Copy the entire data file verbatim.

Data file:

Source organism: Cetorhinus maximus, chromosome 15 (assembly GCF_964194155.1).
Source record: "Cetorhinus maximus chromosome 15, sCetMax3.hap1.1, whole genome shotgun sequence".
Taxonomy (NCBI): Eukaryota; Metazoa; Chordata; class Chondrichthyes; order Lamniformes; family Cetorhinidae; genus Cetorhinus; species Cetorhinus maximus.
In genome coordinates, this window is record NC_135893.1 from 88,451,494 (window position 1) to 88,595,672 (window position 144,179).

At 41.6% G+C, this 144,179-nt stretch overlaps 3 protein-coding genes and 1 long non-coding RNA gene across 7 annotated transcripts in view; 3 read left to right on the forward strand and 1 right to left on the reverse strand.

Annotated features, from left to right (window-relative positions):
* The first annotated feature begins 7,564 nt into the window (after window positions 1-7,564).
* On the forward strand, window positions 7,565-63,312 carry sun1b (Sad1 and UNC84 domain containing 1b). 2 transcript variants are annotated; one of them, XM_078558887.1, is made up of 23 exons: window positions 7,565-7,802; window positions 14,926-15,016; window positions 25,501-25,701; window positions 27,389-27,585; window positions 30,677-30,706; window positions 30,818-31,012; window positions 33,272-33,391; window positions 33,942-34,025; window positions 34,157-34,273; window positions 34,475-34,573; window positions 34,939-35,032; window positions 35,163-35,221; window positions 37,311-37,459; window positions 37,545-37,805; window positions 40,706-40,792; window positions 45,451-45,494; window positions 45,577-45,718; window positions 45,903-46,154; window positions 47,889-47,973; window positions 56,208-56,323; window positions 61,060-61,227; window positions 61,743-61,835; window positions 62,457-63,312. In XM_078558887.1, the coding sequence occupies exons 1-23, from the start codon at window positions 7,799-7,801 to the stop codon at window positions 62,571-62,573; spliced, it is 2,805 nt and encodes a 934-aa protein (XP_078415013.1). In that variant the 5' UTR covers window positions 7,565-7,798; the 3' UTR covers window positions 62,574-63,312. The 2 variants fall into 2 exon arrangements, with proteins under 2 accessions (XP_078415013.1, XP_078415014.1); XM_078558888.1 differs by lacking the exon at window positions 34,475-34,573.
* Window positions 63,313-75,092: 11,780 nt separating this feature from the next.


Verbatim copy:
Source organism: Cetorhinus maximus, chromosome 15 (assembly GCF_964194155.1).
Source record: "Cetorhinus maximus chromosome 15, sCetMax3.hap1.1, whole genome shotgun sequence".
Taxonomy (NCBI): Eukaryota; Metazoa; Chordata; class Chondrichthyes; order Lamniformes; family Cetorhinidae; genus Cetorhinus; species Cetorhinus maximus.
In genome coordinates, this window is record NC_135893.1 from 88,451,494 (window position 1) to 88,595,672 (window position 144,179).

At 41.6% G+C, this 144,179-nt stretch overlaps 3 protein-coding genes and 1 long non-coding RNA gene across 7 annotated transcripts in view; 3 read left to right on the forward strand and 1 right to left on the reverse strand.

Annotated features, from left to right (window-relative positions):
* The first annotated feature begins 7,564 nt into the window (after window positions 1-7,564).
* On the forward strand, window positions 7,565-63,312 carry sun1b (Sad1 and UNC84 domain containing 1b). 2 transcript variants are annotated; one of them, XM_078558887.1, is made up of 23 exons: window positions 7,565-7,802; window positions 14,926-15,016; window positions 25,501-25,701; window positions 27,389-27,585; window positions 30,677-30,706; window positions 30,818-31,012; window positions 33,272-33,391; window positions 33,942-34,025; window positions 34,157-34,273; window positions 34,475-34,573; window positions 34,939-35,032; window positions 35,163-35,221; window positions 37,311-37,459; window positions 37,545-37,805; window positions 40,706-40,792; window positions 45,451-45,494; window positions 45,577-45,718; window positions 45,903-46,154; window positions 47,889-47,973; window positions 56,208-56,323; window positions 61,060-61,227; window positions 61,743-61,835; window positions 62,457-63,312. In XM_078558887.1, the coding sequence occupies exons 1-23, from the start codon at window positions 7,799-7,801 to the stop codon at window positions 62,571-62,573; spliced, it is 2,805 nt and encodes a 934-aa protein (XP_078415013.1). In that variant the 5' UTR covers window positions 7,565-7,798; the 3' UTR covers window positions 62,574-63,312. The 2 variants fall into 2 exon arrangements, with proteins under 2 accessions (XP_078415013.1, XP_078415014.1); XM_078558888.1 differs by lacking the exon at window positions 34,475-34,573.
* Window positions 63,313-75,092: 11,780 nt separating this feature from the next.